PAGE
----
Read Jenteal's full article here.
She was just a second-grader playing on a Junior Jazz team with third-, fourth- and fifth-graders when Roger Pyper first met Kim Parker. Even then, it was apparent she was something special.
"She grew up here (in Heber City)," said Pyper, the head coach for Wasatch High. "We knew what we had ... She is just a great athlete. You get players who are good at some things, but you get the whole package with Kim."
Parker's athletic abilities are just part of the reason she was named the Deseret News' 2009 Ms. Basketball. In addition to being a 3.99 student, Parker was the only returning starter on this year's defending state championship team. Her leadership skills and the way she brought out the best in her teammates set her apart from a very talented field of athletes.
Read Kimberly's full article here.
Lexi Eaton was born to be a basketball player.
The problem was, she didn't really feel like one until she was about 14 years old. "She started playing probably in the fifth or sixth grade," said her father, Alan Eaton. "But she really didn't like it. She was really into soccer. ... But we're a basketball family, so she couldn't really escape it."
It was her performance, and that of her Springville teammates, in the state tournament her freshman year that turned Eaton from a talented soccer player into this year's Ms. Basketball. In addition to leading the Red Devils to a 4A State title, the junior guard verbally accepted a scholarship offer from BYU and was named the 2010 Gatorade Player of the Year.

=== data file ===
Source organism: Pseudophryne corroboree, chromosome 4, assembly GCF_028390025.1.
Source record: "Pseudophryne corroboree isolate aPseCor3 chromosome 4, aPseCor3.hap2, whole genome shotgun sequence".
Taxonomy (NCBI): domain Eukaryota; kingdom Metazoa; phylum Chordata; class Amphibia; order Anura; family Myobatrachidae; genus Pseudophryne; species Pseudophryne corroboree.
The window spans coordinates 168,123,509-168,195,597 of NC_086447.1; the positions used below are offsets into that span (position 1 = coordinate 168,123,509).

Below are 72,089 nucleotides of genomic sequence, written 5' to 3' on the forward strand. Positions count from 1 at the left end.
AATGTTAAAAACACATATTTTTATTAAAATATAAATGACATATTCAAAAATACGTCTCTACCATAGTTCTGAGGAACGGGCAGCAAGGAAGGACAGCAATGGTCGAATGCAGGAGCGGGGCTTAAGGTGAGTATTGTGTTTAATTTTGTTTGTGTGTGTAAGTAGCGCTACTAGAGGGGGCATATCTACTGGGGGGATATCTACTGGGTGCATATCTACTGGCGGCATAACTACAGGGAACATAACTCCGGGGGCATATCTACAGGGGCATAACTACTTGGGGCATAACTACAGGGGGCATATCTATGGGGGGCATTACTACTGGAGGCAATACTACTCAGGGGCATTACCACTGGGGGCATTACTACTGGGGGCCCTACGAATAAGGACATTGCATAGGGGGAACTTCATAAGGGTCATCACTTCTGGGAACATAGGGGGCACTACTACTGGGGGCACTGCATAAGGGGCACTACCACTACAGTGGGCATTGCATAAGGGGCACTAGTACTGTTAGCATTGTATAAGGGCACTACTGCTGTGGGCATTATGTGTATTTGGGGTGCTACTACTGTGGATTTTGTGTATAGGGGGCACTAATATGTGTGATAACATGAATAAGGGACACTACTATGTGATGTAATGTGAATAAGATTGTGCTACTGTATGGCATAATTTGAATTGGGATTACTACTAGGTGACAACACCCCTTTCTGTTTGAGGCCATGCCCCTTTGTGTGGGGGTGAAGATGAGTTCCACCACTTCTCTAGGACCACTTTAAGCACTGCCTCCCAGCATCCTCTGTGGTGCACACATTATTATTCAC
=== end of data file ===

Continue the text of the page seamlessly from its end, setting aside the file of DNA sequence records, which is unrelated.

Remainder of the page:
Read Lexi's full article here.
Brittney Martin's father chose to sign his 5-year-old up for basketball because she was tall.
And being an accomplished basketball player himself, Darrell Martin might have suspected she'd have some athletic ability. What Martin's parents couldn't foresee, however, was what the game would come to mean to that not-so-little girl.
"I don't even know how to explain it," said Natalie Martin of her daughter's passion for hoops. "She loves it. It's all she thinks about. She loves that we come and watch. She loves to learn. She just loves to play."
Read Brittney's full article here.
It would be easy for Brittney Martin to show off on the basketball court.
It would be understandable if the Syracuse senior tried to score every time she touched the ball.
It would be completely logical for an athlete with her talent to demand the ball because her skills are so impressive.
But as much as Martin's life has been shaped by basketball, she is not defined by her abilities or accomplishments. The first player to be named Deseret News Ms. Basketball twice in her prep career, Martin seemed born to be a basketball star.
Read Brittney's full article here.